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Webmaster Tools security bug could wreak havoc

Security glitch revealed

Google Webmaster Tools is being affected by a potentially disastrous security flaw that grants users full access to old accounts.

First reported in David Naylor’s SEO blog, users began noticing yesterday afternoon that unexpected ‘new verified owner’ messages were appearing. It transpired that the affected Webmaster Tools accounts were reverifying all former users, and restoring their access to the account.

This could include former employees, developers, consultants and agencies who once had access to a site’s Webmaster Tools account. As Naylor pointed out, in the wrong hands this power could be devastating. Verified users are able to see all inbound links, use the disavow links tool to damage rankings, remove other verified users to hijack the account, redirect or deindex URLs or even the entire site. The consequences could therefore be extremely serious for site owners, who are advised to check their Webmaster Tools accounts as soon as possible.

In one example cited by The Next Web, eBay’s former Director of SEO Dennis Goedegebuure found himself with access to the eBay Webmaster Tools account, despite leaving the company over a year ago. However, this morning, he tweeted that his access had been revoked again.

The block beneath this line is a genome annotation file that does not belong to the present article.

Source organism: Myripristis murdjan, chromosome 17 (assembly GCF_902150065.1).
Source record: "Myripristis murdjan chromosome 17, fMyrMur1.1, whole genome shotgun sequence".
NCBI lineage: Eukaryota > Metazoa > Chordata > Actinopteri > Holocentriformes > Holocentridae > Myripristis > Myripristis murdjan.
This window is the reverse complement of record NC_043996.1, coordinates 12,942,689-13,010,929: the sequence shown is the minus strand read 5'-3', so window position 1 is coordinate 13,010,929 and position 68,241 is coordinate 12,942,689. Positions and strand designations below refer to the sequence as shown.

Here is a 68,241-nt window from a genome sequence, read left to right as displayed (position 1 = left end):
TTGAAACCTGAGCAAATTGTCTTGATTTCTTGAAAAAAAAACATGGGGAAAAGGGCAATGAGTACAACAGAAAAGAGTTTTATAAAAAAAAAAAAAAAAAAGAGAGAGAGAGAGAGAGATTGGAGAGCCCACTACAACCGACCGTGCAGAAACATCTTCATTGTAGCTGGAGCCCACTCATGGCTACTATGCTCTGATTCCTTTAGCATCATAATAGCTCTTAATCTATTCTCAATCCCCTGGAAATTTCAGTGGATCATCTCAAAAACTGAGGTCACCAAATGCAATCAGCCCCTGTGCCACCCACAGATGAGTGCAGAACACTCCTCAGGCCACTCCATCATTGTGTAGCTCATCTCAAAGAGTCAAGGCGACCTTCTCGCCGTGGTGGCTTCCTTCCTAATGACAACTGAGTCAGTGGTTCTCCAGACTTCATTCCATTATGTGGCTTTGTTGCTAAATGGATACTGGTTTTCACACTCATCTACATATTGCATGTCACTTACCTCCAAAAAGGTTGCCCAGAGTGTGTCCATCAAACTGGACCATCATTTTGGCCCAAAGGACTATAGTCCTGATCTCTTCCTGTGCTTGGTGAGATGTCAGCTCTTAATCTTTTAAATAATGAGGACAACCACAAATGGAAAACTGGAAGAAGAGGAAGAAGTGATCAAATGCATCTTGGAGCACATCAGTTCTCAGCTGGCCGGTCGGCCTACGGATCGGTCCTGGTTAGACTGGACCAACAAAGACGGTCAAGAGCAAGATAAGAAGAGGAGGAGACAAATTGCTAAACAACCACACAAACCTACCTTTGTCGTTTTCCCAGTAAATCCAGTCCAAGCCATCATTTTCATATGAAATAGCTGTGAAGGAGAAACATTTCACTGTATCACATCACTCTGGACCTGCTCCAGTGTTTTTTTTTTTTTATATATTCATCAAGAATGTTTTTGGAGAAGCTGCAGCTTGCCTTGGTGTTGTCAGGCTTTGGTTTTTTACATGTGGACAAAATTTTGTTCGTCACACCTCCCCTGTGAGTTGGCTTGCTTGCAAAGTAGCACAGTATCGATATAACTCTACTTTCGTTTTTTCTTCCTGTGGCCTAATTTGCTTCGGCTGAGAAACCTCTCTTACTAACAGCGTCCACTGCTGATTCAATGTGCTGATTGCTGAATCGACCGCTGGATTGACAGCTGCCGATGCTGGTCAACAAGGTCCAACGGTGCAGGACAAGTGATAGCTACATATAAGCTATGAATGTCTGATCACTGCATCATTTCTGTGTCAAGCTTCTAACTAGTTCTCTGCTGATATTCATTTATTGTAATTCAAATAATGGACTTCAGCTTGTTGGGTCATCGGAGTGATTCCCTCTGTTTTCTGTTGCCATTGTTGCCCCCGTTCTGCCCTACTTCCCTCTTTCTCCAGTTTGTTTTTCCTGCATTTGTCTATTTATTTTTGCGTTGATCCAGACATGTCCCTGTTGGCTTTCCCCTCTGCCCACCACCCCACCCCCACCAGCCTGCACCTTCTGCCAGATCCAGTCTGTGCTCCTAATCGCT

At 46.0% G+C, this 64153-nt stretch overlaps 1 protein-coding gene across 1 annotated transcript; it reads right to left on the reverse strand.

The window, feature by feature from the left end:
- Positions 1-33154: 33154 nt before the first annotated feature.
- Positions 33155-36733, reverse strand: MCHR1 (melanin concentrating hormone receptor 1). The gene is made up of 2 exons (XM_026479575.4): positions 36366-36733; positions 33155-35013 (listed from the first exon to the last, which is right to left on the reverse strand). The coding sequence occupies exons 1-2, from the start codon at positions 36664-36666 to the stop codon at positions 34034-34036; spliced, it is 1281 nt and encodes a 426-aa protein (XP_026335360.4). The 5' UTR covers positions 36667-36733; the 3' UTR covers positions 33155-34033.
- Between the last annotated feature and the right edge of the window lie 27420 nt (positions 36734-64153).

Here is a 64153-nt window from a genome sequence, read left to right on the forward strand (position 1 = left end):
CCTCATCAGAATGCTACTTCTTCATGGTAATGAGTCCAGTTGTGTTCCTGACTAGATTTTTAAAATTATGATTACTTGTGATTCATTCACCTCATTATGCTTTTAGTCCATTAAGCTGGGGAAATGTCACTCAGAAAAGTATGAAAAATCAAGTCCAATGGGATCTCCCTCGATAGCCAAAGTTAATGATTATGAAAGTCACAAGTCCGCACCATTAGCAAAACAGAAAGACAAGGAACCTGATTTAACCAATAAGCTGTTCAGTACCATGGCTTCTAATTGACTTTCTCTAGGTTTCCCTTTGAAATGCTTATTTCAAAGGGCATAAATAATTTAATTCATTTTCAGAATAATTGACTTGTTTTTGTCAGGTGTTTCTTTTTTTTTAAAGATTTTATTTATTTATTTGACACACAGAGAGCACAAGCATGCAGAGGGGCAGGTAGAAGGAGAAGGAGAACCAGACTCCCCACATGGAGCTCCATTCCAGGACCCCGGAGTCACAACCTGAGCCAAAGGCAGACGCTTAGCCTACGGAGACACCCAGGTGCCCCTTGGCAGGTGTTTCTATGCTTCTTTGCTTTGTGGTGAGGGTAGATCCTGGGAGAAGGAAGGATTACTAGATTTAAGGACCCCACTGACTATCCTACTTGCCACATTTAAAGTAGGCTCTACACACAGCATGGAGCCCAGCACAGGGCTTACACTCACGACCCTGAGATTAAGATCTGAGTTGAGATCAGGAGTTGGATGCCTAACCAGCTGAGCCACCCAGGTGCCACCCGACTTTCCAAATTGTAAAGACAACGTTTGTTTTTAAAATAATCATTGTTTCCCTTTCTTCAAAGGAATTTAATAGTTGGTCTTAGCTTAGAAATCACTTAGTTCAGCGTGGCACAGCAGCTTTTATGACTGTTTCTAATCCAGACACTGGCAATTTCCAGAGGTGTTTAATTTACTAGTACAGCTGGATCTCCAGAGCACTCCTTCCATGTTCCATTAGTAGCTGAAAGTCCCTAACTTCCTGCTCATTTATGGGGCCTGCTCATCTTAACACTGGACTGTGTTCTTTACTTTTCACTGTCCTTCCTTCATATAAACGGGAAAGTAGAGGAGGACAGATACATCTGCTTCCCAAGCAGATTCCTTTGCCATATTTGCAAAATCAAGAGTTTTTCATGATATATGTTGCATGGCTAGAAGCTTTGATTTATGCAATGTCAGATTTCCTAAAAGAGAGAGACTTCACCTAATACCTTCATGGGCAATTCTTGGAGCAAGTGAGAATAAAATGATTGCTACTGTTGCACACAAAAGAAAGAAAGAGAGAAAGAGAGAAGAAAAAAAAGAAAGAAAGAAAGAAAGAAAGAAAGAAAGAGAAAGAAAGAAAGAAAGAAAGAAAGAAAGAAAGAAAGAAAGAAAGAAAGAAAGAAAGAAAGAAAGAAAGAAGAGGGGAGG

Repercussions for Google

Some sources are also suggesting access will be restored to Google Analytics accounts. Although Analytics does not offer the same power over a site’s fate, it would provide insight into a site’s performance, traffic, conversions and top keywords, information some agencies or competitors could use to their advantage.

Despite the news spreading quickly, and panic and anger being expressed on many SEO blogs and on Twitter, Google has not yet commented on the security flaw. How it will eventually fix the bug, or repair any damage done, is also being widely discussed.

Adrian Mursec, senior developer at theEword, said: “Access to Webmaster Tools gives you a lot of power, and in the wrong hands that power could be dangerous – a bitter former employee or agency might even see it as an opportunity for revenge. If sites go down or are completely sabotaged, the potential loss of earnings or damage to businesses could cost Google dearly.”

Written by Rachel Hand

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